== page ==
Saturday, March 22, 2014

thoughts on John 4

We want God to come big and bold, But often times we meet God in the most mundane circumstances Luther wrote

If someone at that time had announced: “I know of a place in the world where God speaks and anyone can hear God there”; if I had gone there and seen and heard a poor pastor baptizing and preaching, and if I had been assured: “This is the place; here God is speaking through the voice of the preacher who brings God’s Word”—I would have said: “Well, I have been duped! I see only a pastor.” We should like to have God speak to us in His majesty. But I advise you not to run hither and yon for this. I suppose we could learn how people would run if God addressed them in His majesty. This is what happened on Mt. Sinai, where only the angels spoke and yet the mountain was wrapped in smoke and quaked. But you now have the Word of God in church, in books, in your home; and this is God’s Word as surely as if God Himself were speaking to you. Christ says: “You do not know the gift.” We recognize neither the Word nor the Person of Christ, but we take offense at His humble and weak humanity. When God wants to speak and deal with us, He does not avail Himself of an angel but of parents, of the pastor, or of my neighbor. This puzzles and blinds me so that I fail to recognize God, who is conversing with me through the person of the pastor or father. Luther, M. (1999, c1957). Vol. 22: Luther's works, vol. 22 : Sermons on the Gospel of St. John: Chapters 1-4 (J. J. Pelikan, H. C. Oswald & H. T. Lehmann, Ed.). Luther's Works (22:526). Saint Louis: Concordia Publishing House.
the mystery of God meeting us in the ordinary should never be overlooked peace to all, John

Tuesday, March 4, 2014

No Shortcuts Matthew 4:1-11

Jesus came to die and rise before reigning as Lord of all. The devil invited Jesus to skip straight to reigning over creation. But Jesus wouldn't take the short cut--as a sinner saved by grace through faith in Jesus who died and rose--I for one am grateful that He didn't take the shortcuts the devil offered.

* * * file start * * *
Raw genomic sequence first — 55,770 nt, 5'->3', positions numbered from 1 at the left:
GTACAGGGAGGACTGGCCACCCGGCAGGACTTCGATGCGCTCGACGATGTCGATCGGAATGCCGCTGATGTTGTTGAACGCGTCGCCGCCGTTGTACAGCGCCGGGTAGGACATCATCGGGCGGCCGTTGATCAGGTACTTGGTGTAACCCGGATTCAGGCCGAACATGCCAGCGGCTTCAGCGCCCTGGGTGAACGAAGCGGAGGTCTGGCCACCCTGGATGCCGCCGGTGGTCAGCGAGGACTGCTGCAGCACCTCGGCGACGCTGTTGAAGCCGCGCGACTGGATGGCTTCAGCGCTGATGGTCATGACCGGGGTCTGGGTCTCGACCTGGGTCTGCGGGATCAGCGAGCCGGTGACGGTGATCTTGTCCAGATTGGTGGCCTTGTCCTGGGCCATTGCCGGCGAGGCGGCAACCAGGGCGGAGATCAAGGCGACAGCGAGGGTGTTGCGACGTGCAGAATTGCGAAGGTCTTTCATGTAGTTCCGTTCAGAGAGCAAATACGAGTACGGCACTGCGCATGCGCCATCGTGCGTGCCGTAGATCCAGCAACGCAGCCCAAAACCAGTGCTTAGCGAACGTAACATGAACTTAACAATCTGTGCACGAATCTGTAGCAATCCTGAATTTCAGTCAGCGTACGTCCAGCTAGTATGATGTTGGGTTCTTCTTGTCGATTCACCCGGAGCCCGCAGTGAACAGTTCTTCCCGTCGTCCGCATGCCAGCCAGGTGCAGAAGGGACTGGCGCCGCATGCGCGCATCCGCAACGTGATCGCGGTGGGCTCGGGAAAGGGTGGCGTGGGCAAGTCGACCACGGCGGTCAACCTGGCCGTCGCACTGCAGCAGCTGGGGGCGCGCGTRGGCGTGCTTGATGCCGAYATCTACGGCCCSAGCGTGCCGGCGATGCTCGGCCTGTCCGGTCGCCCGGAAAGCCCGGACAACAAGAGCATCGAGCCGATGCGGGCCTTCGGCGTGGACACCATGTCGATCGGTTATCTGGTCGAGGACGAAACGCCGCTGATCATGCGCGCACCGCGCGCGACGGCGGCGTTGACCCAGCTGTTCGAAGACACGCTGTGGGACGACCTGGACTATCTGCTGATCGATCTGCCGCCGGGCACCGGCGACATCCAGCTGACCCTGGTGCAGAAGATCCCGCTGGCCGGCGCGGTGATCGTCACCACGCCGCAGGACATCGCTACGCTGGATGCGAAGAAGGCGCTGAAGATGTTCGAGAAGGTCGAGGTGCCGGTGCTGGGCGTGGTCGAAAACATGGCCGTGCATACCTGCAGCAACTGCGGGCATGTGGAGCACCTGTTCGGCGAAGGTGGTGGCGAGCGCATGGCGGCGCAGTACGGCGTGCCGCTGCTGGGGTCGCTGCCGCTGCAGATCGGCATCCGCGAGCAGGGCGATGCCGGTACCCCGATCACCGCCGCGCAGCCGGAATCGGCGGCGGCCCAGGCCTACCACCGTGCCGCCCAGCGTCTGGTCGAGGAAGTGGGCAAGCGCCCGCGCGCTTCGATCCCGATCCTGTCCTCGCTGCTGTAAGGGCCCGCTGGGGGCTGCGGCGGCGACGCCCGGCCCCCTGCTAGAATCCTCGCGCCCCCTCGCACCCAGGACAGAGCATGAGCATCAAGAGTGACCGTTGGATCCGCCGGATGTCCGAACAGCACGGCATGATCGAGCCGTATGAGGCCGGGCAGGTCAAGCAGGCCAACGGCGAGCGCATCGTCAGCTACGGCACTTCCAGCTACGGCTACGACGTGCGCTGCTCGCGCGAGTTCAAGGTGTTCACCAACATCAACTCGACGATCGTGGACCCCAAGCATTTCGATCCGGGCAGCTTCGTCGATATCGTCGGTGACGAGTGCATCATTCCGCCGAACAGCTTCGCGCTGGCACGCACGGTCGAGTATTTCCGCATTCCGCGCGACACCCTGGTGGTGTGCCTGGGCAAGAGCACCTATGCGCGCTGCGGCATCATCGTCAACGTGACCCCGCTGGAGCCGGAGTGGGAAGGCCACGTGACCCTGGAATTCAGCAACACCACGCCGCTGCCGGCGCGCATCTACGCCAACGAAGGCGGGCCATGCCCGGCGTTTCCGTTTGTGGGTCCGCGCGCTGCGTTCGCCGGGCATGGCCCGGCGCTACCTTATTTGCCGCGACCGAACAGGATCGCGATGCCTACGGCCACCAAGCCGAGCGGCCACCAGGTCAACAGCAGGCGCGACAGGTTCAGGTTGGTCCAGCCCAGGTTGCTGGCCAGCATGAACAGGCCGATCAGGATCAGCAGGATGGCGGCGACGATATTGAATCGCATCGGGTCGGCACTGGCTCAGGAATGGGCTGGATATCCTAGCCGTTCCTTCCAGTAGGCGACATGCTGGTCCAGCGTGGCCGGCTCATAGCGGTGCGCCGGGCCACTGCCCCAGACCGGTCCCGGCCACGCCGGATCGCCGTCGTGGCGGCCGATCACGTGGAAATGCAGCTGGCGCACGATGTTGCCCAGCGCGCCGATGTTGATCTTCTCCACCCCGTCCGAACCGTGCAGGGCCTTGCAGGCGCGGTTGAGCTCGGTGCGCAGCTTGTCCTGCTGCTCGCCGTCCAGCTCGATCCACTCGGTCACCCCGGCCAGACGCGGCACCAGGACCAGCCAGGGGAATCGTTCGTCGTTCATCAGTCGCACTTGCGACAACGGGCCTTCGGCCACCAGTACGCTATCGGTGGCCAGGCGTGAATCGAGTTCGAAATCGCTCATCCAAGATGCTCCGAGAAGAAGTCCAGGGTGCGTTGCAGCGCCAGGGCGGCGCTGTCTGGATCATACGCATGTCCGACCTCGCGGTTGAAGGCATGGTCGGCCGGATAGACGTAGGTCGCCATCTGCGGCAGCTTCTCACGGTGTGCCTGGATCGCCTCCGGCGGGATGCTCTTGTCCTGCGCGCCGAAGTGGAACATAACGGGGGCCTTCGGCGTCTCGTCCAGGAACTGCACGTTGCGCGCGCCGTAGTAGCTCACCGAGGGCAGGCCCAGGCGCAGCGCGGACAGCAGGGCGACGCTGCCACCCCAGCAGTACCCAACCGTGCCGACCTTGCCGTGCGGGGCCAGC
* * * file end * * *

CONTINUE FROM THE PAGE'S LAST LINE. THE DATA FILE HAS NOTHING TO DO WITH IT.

A quick reading of Matthew 4:1-11 introduces the two main characters. Jesus, the once and future king of the universe who came to earth. And the great accuser who comes at him with 3 tempting offers. Sounds a little like the ring announcer at a fight. "In this corner the once and future king of all creation who exists today as a weak mortal and in this corner the father of all lies the final enemy of all creation."

It is the fight for the ages. Jesus came humble. He put aside His power to live as a man. The Devil came ready with years of experience destroying what God had made good. The enemy could entice mortals--he'd done it countless times before. He never had any power to create--but he's repeatedly convinced creatures to destroy what God has made good. And as he looked at Jesus he saw an opening for temptation and destruction.

Some readers of scripture take this story as a simple moral example. It's easy to miss the point and give direction to other people to "Just be like Jesus when you face temptation." But that interpretation misses the whole cosmic battle that's taking place there in the wilderness right at the start of Jesus ministry.

I sometimes think the Devil understood from day one who Jesus was, is, and will be. That means the day Jesus came to earth the enemy knew clearly who Jesus was and who he was going to ultimately be for all time. I think that they both were looking at the end of all things the whole time. I think that both understood that at the end of all things Jesus will reign over all--even the devil understands that coming reality. And He invited Jesus to skip the pain of the cross and go right to final glory.

The temptation was right in front of Jesus. Right then Jesus, not at some future moment, right at that point in history the Devil invited Jesus to take full advantage of his power. Come on, Jesus if you are king just start to reign. Forget about everything else. If you are king just start to show it right now. But along the way to that final culmination of all time comes a question: If Jesus is king what does He plan to reign over?

  • Does He plan to reign over a creation that's been broken by the fall into sin and death?
Or
  • Does He plan to reign over a creation that's been redeemed finally from the power of sin, death, and the devil?